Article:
Increase in cure-seeking behavior

According to Lanzel and Lavery, the discussion around Right to Try has focused more on how the act is different from FDA’s Expanded Access regulations and less about its potential unintended negative consequences.

The Right to Try Act could impact palliative care for adults more directly, because children in many states can access investigational drugs while receiving palliative care or standard care, depending on insurance coverage, the authors wrote. However, it may negatively affect the timing of palliative care among terminally ill children.

“Although the necessary supporting evidence has not been generated, to our knowledge, it seems reasonable to be concerned that a general increase in cure-seeking behavior would likely exacerbate rather than improve the timeliness of palliative care referrals in pediatric oncology,” Lanzel and Lavery wrote. “For instance, if the [Right to Try] Act results in a clinical environment in which more patients and families seek or are offered opportunities to pursue a cure, this could bolster attitudes within patient, family and cancer care support communities (including those on social media) to pursue cures that could make discussion about palliative care seem discouraging or defeatist. Additionally, the [Right to Try] Act can systematically influence the continuity of pediatric oncologic and delay palliative care.”

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The researchers discussed some of the issues surrounding incorporation of palliative care into cancer treatment. These services are generally supported by public and/or private third parties, donations and out-of-pocket payments. The NIH has significantly increased funding for palliative care research, however, this resulted in just 391 NIH grants for palliative care research, only 25 (6.4%) of which pertained to pediatric palliative care.

Meanwhile, the Palliative Care and Hospice Education and Training Act, which would require the Department of Health and Human Services to offer support for palliative care and hospice education, failed to pass in the House and Senate.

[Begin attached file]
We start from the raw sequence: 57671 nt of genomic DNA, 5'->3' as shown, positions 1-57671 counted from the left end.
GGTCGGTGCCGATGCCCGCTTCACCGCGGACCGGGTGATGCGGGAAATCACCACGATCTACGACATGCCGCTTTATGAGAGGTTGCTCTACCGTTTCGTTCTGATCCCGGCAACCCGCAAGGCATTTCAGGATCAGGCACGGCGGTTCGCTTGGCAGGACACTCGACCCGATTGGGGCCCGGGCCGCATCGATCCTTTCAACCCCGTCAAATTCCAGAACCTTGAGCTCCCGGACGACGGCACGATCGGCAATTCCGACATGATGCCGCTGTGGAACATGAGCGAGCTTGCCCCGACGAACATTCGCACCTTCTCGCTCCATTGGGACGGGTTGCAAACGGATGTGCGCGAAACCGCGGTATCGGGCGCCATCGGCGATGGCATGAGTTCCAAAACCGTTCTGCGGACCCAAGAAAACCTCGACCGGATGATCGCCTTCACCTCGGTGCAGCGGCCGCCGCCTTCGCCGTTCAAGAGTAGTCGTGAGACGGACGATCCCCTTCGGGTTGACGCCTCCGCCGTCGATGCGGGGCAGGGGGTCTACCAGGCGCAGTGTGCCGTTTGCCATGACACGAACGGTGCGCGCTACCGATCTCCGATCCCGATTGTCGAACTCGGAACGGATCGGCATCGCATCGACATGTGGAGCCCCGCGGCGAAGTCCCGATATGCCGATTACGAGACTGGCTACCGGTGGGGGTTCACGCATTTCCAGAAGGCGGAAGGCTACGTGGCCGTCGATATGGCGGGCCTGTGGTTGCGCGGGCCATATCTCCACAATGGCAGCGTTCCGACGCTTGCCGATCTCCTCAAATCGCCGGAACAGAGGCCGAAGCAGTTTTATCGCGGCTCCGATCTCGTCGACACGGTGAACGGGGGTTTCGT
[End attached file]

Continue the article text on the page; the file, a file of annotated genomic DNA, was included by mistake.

‘We need to zoom out’

Lanzel said many parents of children with terminal cancer diagnoses struggle to find a balance between pursuing treatment options and ensuring quality of life. She said parents may initially say they are “looking for a miracle,” but later may shift their focus to other milestones, such as a birthday celebration or a Make-A-Wish experience.

“These families have many other hopes,” she said, “and often, there just isn’t enough time to explore those things when you’re pursuing treatment, because there are so many aspects of treatment to focus on: radiation or chemotherapy, the next phase 1 trial,  or where you’ll have to travel for treatments. There’s a lot of planning involved.”

Lanzel recounted a conversation she once had with a patient’s mother, who was grappling with a choice between treatment and a highly-anticipated family trip.

“They had won a trip to Disney World — the children had never been to Disney World,” Lanzel said. “But, she said, ‘I’m trying to decide, because there’s one more spot open for this clinical trial, and I don’t know if he’s going to be eligible.’ The tests for the trial were going to conflict with the trip. Can you imagine having to make that decision?”

Parents of children with cancer are faced with similarly difficult choices every day, Lanzel added. The decision whether to initiate palliative care doesn’t need to be so difficult, she said.

“Families love palliative care once they’re involved, but many families don’t know about palliative care or, if they do, they may associate it with end of life,” she said. “Oncologists are sometimes waiting for the families to ask for it. So, there’s this kind of dance in terms of who starts the conversation. When parents become really determined to find cures, it’s very challenging to oncologists to have that difficult discussion.”

She said both clinicians and families can perhaps have more clarity on this issue if they take a step back from a single-minded focus on cure.

“Typically, there needs to be a broader conversation,” she said. “I’ve heard people say we’re not just looking at the tree, we’re looking at the bark, focusing on all these tiny medications instead of looking at the big picture, the forest. We need to zoom out and have these larger conversations.”

Lanzel and Lavery called for more research into the Right to Try Act’s influence on patients, particularly among children with cancer. They noted that the goals of offering supportive care and investigational drugs are not necessarily at odds.